@Ellie I also have pajamas and House Clothes. Although, in my case it's because I'm slightly allergic to the cat and it's just a good idea to not wear things covered in cat hair (he's a shedder AND a cuddler) to bed. There's also the fact that I prefer lighter pajamas than I'd be comfortable in if I'm up and about, because I like lots of blankets on the bed. So in the winter, the shorts and worn out t-shirt are not going to cut it if I'm hanging out on the computer or on the couch- I'd be way too cold.
I don't wear street clothes in the house very often. This is a hold-over from both umpteen years of Catholic school where my mom mandated that uniforms come off as soon as you get home and also from living several years in a place where doing laundry was inconvenient at best. Changing into At Home Clothes means that I can usually get multiple wears out of Public Clothes before they really need washed (provided I didn't spill anything on them or get very sweaty for some reason). So I hang around the house in track pants and t-shirts mostly. Bras are sometimes things- if I've already left the house, I'll usually leave it on, but I don't usually put it on until I get ready to go out. I put jeans/pants with buttons and zippers and cleaner/less beat up shirts on to leave the house. I also don't wear shoes in the house. Socks, yes, in the winter, but shoes come off as soon as I come through the door. Jeans are a close second- they're really remarkably uncomfortable once you're not used to wearing them around the house.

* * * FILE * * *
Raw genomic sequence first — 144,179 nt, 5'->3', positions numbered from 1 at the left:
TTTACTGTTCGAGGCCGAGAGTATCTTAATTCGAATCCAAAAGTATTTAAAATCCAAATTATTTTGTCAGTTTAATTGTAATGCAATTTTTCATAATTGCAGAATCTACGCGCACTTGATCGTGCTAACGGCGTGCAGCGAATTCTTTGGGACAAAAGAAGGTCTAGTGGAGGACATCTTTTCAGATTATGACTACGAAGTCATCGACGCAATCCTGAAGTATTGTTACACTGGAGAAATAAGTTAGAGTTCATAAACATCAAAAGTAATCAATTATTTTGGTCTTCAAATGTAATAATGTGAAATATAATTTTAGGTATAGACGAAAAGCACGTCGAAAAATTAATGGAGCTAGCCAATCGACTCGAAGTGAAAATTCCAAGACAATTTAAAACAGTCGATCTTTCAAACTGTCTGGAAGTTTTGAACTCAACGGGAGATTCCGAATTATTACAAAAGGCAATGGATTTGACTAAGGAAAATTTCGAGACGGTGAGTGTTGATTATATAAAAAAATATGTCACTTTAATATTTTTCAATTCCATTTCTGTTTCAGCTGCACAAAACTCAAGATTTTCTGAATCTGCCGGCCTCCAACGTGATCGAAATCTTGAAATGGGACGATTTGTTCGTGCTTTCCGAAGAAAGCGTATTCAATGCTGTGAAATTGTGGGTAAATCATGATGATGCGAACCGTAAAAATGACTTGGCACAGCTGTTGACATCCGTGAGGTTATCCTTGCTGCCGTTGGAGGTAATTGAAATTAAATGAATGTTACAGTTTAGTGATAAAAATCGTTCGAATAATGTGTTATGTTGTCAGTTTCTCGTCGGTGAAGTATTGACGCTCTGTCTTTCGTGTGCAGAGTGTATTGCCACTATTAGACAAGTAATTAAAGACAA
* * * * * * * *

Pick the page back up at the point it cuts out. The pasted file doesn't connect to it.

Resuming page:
@KatPruska Oh, yes, me too. It's a pretty big crack, there, that 80s/90s "Girls can't have ADD"/"You can't have ADD without also having a learning disorder" crack. I was 26 before I was tentatively diagnosed and 30 before I was officially diagnosed. Grad school was my Waterloo. Makes me wonder how much less trouble I would have gotten into, how much further I would have gone.